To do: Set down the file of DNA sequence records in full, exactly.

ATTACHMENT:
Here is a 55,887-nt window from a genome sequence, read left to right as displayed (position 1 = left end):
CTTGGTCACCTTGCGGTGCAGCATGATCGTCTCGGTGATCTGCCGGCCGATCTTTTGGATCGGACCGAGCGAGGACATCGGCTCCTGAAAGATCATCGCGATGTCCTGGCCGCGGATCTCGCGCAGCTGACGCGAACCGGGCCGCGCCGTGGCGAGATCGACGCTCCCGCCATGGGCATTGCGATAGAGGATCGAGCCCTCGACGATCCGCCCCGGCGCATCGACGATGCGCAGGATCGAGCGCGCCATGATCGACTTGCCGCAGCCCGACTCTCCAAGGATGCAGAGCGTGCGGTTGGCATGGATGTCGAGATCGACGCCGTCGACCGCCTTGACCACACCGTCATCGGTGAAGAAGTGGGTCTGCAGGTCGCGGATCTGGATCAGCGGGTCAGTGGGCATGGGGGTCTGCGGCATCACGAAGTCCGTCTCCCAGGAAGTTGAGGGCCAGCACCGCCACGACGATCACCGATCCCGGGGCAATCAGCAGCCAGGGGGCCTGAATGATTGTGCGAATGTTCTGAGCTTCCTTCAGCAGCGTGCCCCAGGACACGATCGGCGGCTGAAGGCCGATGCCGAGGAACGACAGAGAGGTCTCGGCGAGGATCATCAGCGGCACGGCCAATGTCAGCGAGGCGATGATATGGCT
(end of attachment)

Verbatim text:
Here is a 55,887-nt window from a genome sequence, read left to right as displayed (position 1 = left end):
CTTGGTCACCTTGCGGTGCAGCATGATCGTCTCGGTGATCTGCCGGCCGATCTTTTGGATCGGACCGAGCGAGGACATCGGCTCCTGAAAGATCATCGCGATGTCCTGGCCGCGGATCTCGCGCAGCTGACGCGAACCGGGCCGCGCCGTGGCGAGATCGACGCTCCCGCCATGGGCATTGCGATAGAGGATCGAGCCCTCGACGATCCGCCCCGGCGCATCGACGATGCGCAGGATCGAGCGCGCCATGATCGACTTGCCGCAGCCCGACTCTCCAAGGATGCAGAGCGTGCGGTTGGCATGGATGTCGAGATCGACGCCGTCGACCGCCTTGACCACACCGTCATCGGTGAAGAAGTGGGTCTGCAGGTCGCGGATCTGGATCAGCGGGTCAGTGGGCATGGGGGTCTGCGGCATCACGAAGTCCGTCTCCCAGGAAGTTGAGGGCCAGCACCGCCACGACGATCACCGATCCCGGGGCAATCAGCAGCCAGGGGGCCTGAATGATTGTGCGAATGTTCTGAGCTTCCTTCAGCAGCGTGCCCCAGGACACGATCGGCGGCTGAAGGCCGATGCCGAGGAACGACAGAGAGGTCTCGGCGAGGATCATCAGCGGCACGGCCAATGTCAGCGAGGCGATGATATGGCT